Myths About Ovarian, Cervical and Uterine Cancer
Gynecologic cancers occur in the female reproductive organs, including the ovaries, cervix, endometrium, uterus, vagina and vulva. When it comes to your gynecologic health, be sure to stay informed and involved, as your body and risk factors change over time.
With so many resources online, not to mention the opinions of friends and family, there’s a lot of information out there. Common wisdom can be dangerous if it leads you to ignore symptoms or give up hope after diagnosis. Keep your facts straight by reviewing these five common myths about gynecologic cancer.
Myth No. 1: There are no early symptoms of gynecological cancer.
Fact: Many women with ovarian, uterine, cervical or vaginal cancer do have early warning signs. Common symptoms are abdominal pressure, fullness, swelling or bloating, urinary urgency, pelvic discomfort or abnormal bleeding and discharge. Unlike other medical conditions with these same symptoms, gynecologic cancers generally get worse over time. Symptomatic women who have been treated for other health conditions and have not improved should schedule a follow-up visit with their physician or seek a second opinion. Women who have gone through menopause and developed any amount of vaginal bleeding (even spotting) should follow up with their physician immediately.
Myth No. 2: Pap tests can detect all gynecologic cancers.
Fact: Of all the gynecologic cancers, only cervical cancer can be detected with a Pap test. This test can detect cervical cancer early, when treatment is most effective. The Pap test also helps prevent cervical cancer by finding precancerous cell changes on the cervix that might become cervical cancer if not treated. Pap tests cannot detect ovarian or uterine cancers. When one of these other types of cancer is suspected, a pelvic exam should be conducted to check for masses or growths, or diagnostic tests such as a CA 125 blood test and/or transvaginal ultrasound may be ordered.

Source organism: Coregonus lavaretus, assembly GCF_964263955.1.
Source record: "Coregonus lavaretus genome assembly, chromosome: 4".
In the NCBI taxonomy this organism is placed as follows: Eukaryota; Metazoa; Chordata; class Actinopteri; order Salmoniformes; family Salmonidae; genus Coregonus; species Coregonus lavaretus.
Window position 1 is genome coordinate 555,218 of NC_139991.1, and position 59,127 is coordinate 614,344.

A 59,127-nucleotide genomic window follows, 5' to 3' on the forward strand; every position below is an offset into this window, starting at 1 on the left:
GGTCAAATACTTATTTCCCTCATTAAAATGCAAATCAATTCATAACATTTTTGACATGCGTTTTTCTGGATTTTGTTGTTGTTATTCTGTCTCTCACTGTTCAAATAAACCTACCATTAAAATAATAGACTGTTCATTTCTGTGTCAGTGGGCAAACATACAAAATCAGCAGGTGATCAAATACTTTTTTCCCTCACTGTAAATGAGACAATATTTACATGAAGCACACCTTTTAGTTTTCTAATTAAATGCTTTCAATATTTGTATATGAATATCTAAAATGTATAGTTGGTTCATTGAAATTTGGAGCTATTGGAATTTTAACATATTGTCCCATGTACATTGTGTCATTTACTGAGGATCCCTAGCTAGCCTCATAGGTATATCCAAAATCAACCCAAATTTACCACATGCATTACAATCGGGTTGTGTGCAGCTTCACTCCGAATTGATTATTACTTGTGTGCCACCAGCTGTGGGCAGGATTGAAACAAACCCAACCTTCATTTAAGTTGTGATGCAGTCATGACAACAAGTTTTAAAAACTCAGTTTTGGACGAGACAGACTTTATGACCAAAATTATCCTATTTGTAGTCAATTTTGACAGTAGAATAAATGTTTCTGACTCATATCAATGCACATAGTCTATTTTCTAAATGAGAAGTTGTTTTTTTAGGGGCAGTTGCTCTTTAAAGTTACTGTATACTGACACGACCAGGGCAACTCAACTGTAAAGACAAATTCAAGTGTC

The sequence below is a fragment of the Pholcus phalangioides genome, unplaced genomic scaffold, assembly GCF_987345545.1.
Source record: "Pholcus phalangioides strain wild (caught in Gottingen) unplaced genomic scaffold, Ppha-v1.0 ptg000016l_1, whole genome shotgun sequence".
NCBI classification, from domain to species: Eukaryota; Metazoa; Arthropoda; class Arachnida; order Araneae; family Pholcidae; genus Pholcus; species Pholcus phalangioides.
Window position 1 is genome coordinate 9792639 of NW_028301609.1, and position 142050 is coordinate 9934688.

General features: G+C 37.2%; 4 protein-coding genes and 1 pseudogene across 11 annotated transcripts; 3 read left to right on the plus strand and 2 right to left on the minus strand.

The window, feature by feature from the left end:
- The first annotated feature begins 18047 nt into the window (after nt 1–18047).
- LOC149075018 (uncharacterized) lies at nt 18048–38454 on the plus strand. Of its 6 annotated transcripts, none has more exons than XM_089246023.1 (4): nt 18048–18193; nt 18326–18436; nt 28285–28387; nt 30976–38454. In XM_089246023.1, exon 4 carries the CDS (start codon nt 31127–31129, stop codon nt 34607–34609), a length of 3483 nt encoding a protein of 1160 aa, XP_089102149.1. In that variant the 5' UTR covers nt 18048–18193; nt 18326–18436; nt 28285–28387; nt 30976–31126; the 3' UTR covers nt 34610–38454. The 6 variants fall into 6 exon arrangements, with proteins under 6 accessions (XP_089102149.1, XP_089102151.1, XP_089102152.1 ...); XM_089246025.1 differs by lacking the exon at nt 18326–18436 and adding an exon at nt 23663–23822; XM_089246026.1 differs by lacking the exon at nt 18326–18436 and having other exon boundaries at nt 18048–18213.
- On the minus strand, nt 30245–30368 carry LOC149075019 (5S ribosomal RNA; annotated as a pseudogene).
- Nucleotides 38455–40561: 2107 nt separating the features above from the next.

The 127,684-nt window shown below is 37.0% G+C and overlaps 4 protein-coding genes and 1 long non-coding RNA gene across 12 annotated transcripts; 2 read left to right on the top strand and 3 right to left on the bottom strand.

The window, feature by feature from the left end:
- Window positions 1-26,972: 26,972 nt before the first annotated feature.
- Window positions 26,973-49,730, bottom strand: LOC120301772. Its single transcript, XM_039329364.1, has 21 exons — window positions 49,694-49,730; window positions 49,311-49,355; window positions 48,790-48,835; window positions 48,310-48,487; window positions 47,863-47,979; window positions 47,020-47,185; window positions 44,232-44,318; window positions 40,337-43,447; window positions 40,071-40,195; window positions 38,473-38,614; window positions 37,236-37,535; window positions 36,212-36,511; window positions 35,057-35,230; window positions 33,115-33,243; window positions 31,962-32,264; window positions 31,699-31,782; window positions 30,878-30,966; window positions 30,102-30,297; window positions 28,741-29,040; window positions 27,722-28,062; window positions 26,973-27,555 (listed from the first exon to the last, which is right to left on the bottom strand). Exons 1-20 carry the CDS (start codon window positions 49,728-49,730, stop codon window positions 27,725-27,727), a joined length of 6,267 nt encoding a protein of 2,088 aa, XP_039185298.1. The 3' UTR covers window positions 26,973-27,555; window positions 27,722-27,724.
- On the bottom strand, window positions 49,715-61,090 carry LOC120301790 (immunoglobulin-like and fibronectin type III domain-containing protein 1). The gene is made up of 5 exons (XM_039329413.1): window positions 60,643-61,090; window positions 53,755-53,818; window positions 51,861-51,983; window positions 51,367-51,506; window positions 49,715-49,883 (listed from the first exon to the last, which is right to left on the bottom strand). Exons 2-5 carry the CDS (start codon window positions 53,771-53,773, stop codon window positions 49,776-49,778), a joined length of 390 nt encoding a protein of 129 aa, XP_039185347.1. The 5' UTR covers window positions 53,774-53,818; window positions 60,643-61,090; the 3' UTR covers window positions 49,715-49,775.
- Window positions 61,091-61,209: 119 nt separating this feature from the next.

Myth No. 3: Ovarian cancer is impossible to detect early.
Fact: Although ovarian cancer can be difficult to detect early because of its vague symptoms and location, research continues to advance detection and treatment. Additionally, some known factors increase your risk, including family history, personal history, genetic mutations, age and obesity. This is particularly important because when ovarian cancer is diagnosed and treated early, the five-year survival rate is nearly 93%, and having a gynecologic oncologist perform surgery further increases your chances of survival. In addition, even in women with later stages of the disease, the survival rate is higher when treatment involves a combination of certain chemotherapy drugs, which can also help prevent recurrence.
Myth No. 4: Cervical cancer cannot be prevented.
Fact: Infection with the human papillomavirus, or HPV, must be present for cervical cancer to develop. HPV is the most commonly sexually transmitted infection, but the most common types can be prevented with an available vaccine. Cervical cancer usually develops slowly after ongoing HPV infection and often appears as a precancerous condition called dysplasia. If detected early, HPV can be effectively treated to prevent cervical cancer from developing. Both the Pap test and the test for HPV can detect precancerous conditions, leading to early treatment. Girls as young as age 9 may receive the HPV vaccine to help prevent cervical cancer.
Myth No. 5: Taking the birth control pill can increase your risk of getting gynecologic cancers.
Fact: Certain hormone-based contraceptives have been shown to reduce the risk of uterine and ovarian endometrial cancer with long-term use. Talk to your physician to learn more.
When in doubt, discuss your risk factors or any symptoms of gynecologic cancer with your physician. Early diagnosis can be key to successful treatment.